30-Year Fixed-Rate Mortgage Averages 4.00 Percent
Friday, November 04, 2011
30-year fixed-rate mortgage (FRM) averaged 4.00 percent with an average 0.7 point for the week ending November 3, 2011, down from last week when it averaged 4.10 percent. Last year at this time, the 30-year FRM averaged 4.24 percent.
15-year FRM this week averaged 3.31 percent with an average 0.7 point, down from last week when it averaged 3.38 percent. A year ago at this time, the 15-year FRM averaged 3.63 percent.
5-year Treasury-indexed hybrid adjustable-rate mortgage (ARM) averaged 2.96 percent this week, with an average 0.6 point, down from last week when it averaged 3.08 percent. A year ago, the 5-year ARM averaged 3.39 percent.
1-year Treasury-indexed ARM averaged 2.88 percent this week with an average 0.6 point, down from last week when it averaged 2.90 percent. At this time last year, the 1-year ARM averaged 3.26 percent.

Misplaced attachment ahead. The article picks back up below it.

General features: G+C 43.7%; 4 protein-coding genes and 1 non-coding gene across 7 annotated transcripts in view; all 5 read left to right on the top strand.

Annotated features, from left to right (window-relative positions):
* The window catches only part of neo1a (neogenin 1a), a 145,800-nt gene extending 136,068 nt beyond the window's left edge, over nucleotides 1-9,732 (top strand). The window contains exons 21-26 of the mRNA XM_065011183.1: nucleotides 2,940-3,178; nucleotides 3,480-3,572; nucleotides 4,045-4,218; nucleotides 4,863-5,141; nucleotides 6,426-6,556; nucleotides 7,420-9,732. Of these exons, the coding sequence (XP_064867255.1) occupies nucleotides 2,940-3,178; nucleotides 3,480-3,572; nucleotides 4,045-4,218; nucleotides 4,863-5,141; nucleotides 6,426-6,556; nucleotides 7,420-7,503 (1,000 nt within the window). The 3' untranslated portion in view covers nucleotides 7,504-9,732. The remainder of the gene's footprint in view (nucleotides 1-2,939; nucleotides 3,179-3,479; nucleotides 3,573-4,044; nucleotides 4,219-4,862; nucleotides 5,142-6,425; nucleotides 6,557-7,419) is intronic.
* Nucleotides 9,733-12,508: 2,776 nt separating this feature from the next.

Frank Nothaft, vice president and chief economist at Freddie Mac, "Market concerns over the European debt market drew investors to U.S. Treasury securities, lowering bond yields and mortgage rates. Meanwhile, on the home front, the U.S. economy continued its gradual recovery. The Bureau of Economic Analysis reported the economy grew 2.5 percent in the third quarter, the strongest pace in a year, led by a surge in consumer expenditures. In addition, consumer spending rose 0.6 percent in September, nearly threefold that of August. Finally, consumer sentiment, as measured by the Thomson Reuters/University of Michigan index, rose for the second month in a row in October to its highest reading since July."
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